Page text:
Vehicle Critical Hits 2022 Update

Bense

Mongoose
I noticed a few significant changes in the vehicle combat rules. The biggest change is that the severity of Critical Hits is now dependent on the Effect of the attack roll rather than the damage of the attack. Originally more damaging weapons caused more severe hits. Now it's the attacker's skill and luck that determines how severe the critical hit is. The Light Weapons and Large Vehicles rules also can make for big differences in the results.

An Example: A Traveller with an auto pistol is attacking a parked TL8 ground car holding four crooks (Average Combatants, 8 Strength, 7 in all of their other characteristics, and level 1 skill in each of Drive, Gun Combat, and Melee) who are staking out an apartment the Traveller is trying to protect. He is trying to disable the car so that the local police who he's already alerted can come catch the crooks before they can get away. The Traveller's a pretty good shot, with DEX 9, for a +1, Gun Combat (Slug) 2 for another +2, and he has a laser sight mounted on the pistol, for another +1 on any attack within 50 meters if he aims first. The auto pistol does 3D-3 damage.

He uses the first round to close to 10m from the left side of the car (the auto pistol's effective range), readies his weapon, and aims at the car (three minor actions). The crooks are focused on the apartment and don't notice him yet, so they don't act on their action. In the next round he takes another minor action to aim and then fires (a significant action). His base target is 8+ (Average) and the modifiers to his attack roll are +1 for DEX, +2 for Gun Combat (Slug) 2, +1 for using a laser sight, and +2 for two actions spent aiming, a total of +6 under the original rules. Under the revised rules the Large Vehicles rule gives him an additional +1 to hit the car (+1 DM for being a vehicle. The Shipping score of 3 tons does not add any further modifier) for a total bonus of +7.
In both examples he gets very lucky and rolls a 12 on the dice for his attack roll.

Under original rules: A 12 on the dice gives him a modified roll of 18 against a target of 8 for an Effect of 10. This is more than 6, so he has scored a critical hit, if his weapon does enough damage to get through the car's armor. He rolls damage and rolls very poorly, a 4 on the dice. That gives him 4-3 or 1 base damage, but the Effect of his attack roll boosts that back up to 11.
Ground cars have 2 points of armor on all facings and 12 hull points, so 9 points penetrate and the hull takes 9 points of damage, leaving it with 3 hull points left. That's a pretty serious hit.
The severity of the critical hit is 1 (9 penetrating points divided by 10, rounded up to 1). The Traveller rolls a 9 on the location table, for an Occupants Critical Hit.
A Severity 1 Occupant Critical Hit means that one random occupant takes 1D damage. The Referee determines it's the driver who is hit, and rolls 4 damage. Since the driver has 7 Endurance he is mostly just annoyed at getting shot.

The Traveller has done serious damage to the car, but either they will drive away on the driver's next action or the thugs will all get out of the car to attack and he'll be outnumbered 4-to-1.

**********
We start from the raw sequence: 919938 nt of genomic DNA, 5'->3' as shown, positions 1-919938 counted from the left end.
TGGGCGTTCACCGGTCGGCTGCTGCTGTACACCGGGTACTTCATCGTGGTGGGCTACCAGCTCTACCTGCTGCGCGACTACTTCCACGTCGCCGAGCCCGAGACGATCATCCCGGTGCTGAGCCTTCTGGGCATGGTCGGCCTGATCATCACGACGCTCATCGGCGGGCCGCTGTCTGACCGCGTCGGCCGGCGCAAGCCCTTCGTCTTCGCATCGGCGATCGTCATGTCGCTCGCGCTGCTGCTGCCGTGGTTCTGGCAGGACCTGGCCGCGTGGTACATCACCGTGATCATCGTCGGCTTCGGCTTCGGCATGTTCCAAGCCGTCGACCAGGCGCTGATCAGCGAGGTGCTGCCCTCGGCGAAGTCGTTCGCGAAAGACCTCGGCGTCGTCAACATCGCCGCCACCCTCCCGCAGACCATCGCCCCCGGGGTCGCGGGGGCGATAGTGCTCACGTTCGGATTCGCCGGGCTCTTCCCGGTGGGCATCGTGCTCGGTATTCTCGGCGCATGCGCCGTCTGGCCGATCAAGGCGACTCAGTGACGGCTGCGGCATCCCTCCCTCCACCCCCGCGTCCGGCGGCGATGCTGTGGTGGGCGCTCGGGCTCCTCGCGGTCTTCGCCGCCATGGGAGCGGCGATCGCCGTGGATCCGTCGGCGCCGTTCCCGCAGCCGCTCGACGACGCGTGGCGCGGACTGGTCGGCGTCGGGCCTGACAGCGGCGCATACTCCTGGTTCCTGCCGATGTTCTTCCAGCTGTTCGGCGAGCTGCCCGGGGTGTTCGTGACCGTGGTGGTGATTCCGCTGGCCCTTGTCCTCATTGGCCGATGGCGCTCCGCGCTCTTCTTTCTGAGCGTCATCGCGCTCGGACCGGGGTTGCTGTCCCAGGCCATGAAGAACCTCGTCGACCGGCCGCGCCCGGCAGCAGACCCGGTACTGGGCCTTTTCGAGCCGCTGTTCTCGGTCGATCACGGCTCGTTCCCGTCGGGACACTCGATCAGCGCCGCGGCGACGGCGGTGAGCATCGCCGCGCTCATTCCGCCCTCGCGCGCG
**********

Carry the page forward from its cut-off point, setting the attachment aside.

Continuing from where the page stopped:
Under the revised rules: As with the original example, he rolls a 12 on the dice, giving him a total of 19 against a target of 8 for an Effect of 11. This is more than 6, so he has scored a Critical Hit, if his shot penetrates the car's armor. He rolls damage and as above rolls a 4 on the dice. That gives him 4-3 or 1 base damage, but his Effect boosts that back up to 12.
Ground cars under the revision still have 2 points of armor on all facings and 12 hull points, but the auto pistol also counts as a Light Weapon because it does less than 4D damage (another new rule), so the ground car gets an extra amount of armor equal to its TL: 8. The damage of the hit is reduced by total armor of 10, to 2 points. The hull takes 2 points of damage, leaving it 10 hull points. The car has been hardly scratched, but since 2 points did penetrate the armor and the Effect of the attack roll was 6 or higher it still counts as a Critical Hit.
The severity of the Critical Hit, however, is now the Effect of the attack roll-5, or Severity 6 , the maximum. As above the Traveller rolls a 9 on the location table, for an Occupants hit. A Severity 6 Occupant Critical Hit means "All occupants take 4D damage." The Referee rolls fairly average damage rolls on 4D for each occupant: 15, 16, 13, and another 15. As all of the crooks have 7 Endurance, 8 Strength, and 7 Dexterity, all of them are knocked unconscious by having two of their stats reduced to 0 except for one guy in the back seat, who still has 2 points of Strength left.

The Traveller has knocked out nearly all of the car's occupants with one very lucky shot that barely penetrated the car's armor and did next to no damage to the car. In fact, he did a lot more damage to the occupants than he could have done to them if they hadn't been sitting in a vehicle.
 

tempest13

Mongoose
Several problems with your example.
1. In your first example the car would automatically receive 7 additional criticals of severity level 1 because of the damage it received.
2. In your 2nd example the car would also receive 1 more critical due to the damage received.